I didn’t make resolutions this year, but I do want to create a bucket list. Is this a good idea, or will I set myself up for disappointment?
–Wondering what’s next
Kathleen “Kay” Wenger, LMFT, LPCC, Clinical Supervisor, Behavioral Health Programs at the Susi Q; Owner, LagunaBeachCounseling.com responds:
New Year’s resolutions are so yesterday at this point. Not to mention that most of my older clients prefer not to wait to make decisions about changes in their lives – after all, why wait until the beginning of a new year to resolve to accomplish something important to you, especially when you don’t have as many years left as you did when you were younger?
Also, the Boomer-and-beyond generation is generally wise to the notion that extravagant promises to oneself at the beginning of the year, such as losing vast amounts of weight or running on the treadmill for an hour, are seldom kept in the long term. That can lead to unnecessary depression.
I think a bucket list, an approach that has become increasingly common in the past couple of decades, is a better idea. It’s a much more positive way to make the most of one’s later years.
True, bucket lists may include items that may ultimately prove impossible to accomplish – perhaps that trip to the Antarctic will prove too expensive or time-consuming – but half the fun is writing down a wish-list and seeing if you can make it happen. Unlike New Year resolutions, bucket list items don’t feel punitive. Instead, they’re aspirational in nature and can be quite energizing.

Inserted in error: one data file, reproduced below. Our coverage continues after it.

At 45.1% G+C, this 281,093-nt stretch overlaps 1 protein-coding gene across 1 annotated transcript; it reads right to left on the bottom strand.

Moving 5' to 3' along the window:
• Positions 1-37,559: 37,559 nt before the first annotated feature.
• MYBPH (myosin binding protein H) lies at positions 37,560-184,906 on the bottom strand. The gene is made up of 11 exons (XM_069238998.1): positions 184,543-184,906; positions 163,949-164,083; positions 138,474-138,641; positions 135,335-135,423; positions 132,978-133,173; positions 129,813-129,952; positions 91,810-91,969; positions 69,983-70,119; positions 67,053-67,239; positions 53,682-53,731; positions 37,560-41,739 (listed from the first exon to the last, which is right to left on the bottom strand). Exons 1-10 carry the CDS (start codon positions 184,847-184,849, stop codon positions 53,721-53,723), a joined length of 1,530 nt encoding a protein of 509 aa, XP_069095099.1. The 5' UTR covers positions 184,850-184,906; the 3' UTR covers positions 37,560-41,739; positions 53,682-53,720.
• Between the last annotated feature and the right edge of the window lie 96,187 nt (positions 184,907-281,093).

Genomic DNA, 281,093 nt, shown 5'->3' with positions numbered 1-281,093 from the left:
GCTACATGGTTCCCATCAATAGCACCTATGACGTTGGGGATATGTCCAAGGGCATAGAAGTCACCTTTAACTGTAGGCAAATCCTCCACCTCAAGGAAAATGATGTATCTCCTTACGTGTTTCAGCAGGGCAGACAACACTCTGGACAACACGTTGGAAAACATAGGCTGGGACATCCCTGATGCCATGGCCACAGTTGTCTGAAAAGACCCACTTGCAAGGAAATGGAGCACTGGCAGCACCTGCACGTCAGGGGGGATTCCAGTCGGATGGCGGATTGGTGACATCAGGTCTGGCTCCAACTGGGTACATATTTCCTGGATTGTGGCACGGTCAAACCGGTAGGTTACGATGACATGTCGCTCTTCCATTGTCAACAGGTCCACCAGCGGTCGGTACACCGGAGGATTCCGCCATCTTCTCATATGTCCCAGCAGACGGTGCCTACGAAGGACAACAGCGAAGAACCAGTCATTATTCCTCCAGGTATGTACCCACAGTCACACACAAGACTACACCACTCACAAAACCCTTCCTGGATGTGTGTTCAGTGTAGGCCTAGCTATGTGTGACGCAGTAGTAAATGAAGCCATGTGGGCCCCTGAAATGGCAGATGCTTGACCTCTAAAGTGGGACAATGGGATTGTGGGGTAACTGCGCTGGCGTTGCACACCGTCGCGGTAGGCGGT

Nor do they have to be big-ticket ideas. Deciding that you’ll spend more time with your beloved grandchildren, or take a weekend road trip with them, might be more rewarding than that Antarctic trip. Perhaps joining a book club is on your list, or going to a concert – or learning Tai Chi. Check out the fun programs at the Susi Q for inspiration!
Resolutions feel like work: bucket list items remind you that there are plenty of fun activities to enjoy, no matter your age!
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